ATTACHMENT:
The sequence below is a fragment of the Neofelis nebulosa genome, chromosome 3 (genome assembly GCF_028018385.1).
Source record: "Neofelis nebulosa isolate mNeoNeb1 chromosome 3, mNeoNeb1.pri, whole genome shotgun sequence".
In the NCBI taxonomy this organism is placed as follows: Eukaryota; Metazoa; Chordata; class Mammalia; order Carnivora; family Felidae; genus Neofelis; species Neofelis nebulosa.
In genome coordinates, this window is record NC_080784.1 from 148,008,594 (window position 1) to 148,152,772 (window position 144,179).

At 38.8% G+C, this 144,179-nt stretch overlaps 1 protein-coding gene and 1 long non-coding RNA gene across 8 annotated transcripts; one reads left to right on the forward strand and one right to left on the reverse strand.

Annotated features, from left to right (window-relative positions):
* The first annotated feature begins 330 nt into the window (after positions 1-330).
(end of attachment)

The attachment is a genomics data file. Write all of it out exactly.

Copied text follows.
The sequence below is a fragment of the Neofelis nebulosa genome, chromosome 3 (genome assembly GCF_028018385.1).
Source record: "Neofelis nebulosa isolate mNeoNeb1 chromosome 3, mNeoNeb1.pri, whole genome shotgun sequence".
In the NCBI taxonomy this organism is placed as follows: Eukaryota; Metazoa; Chordata; class Mammalia; order Carnivora; family Felidae; genus Neofelis; species Neofelis nebulosa.
In genome coordinates, this window is record NC_080784.1 from 148,008,594 (window position 1) to 148,152,772 (window position 144,179).

At 38.8% G+C, this 144,179-nt stretch overlaps 1 protein-coding gene and 1 long non-coding RNA gene across 8 annotated transcripts; one reads left to right on the forward strand and one right to left on the reverse strand.

Annotated features, from left to right (window-relative positions):
* The first annotated feature begins 330 nt into the window (after positions 1-330).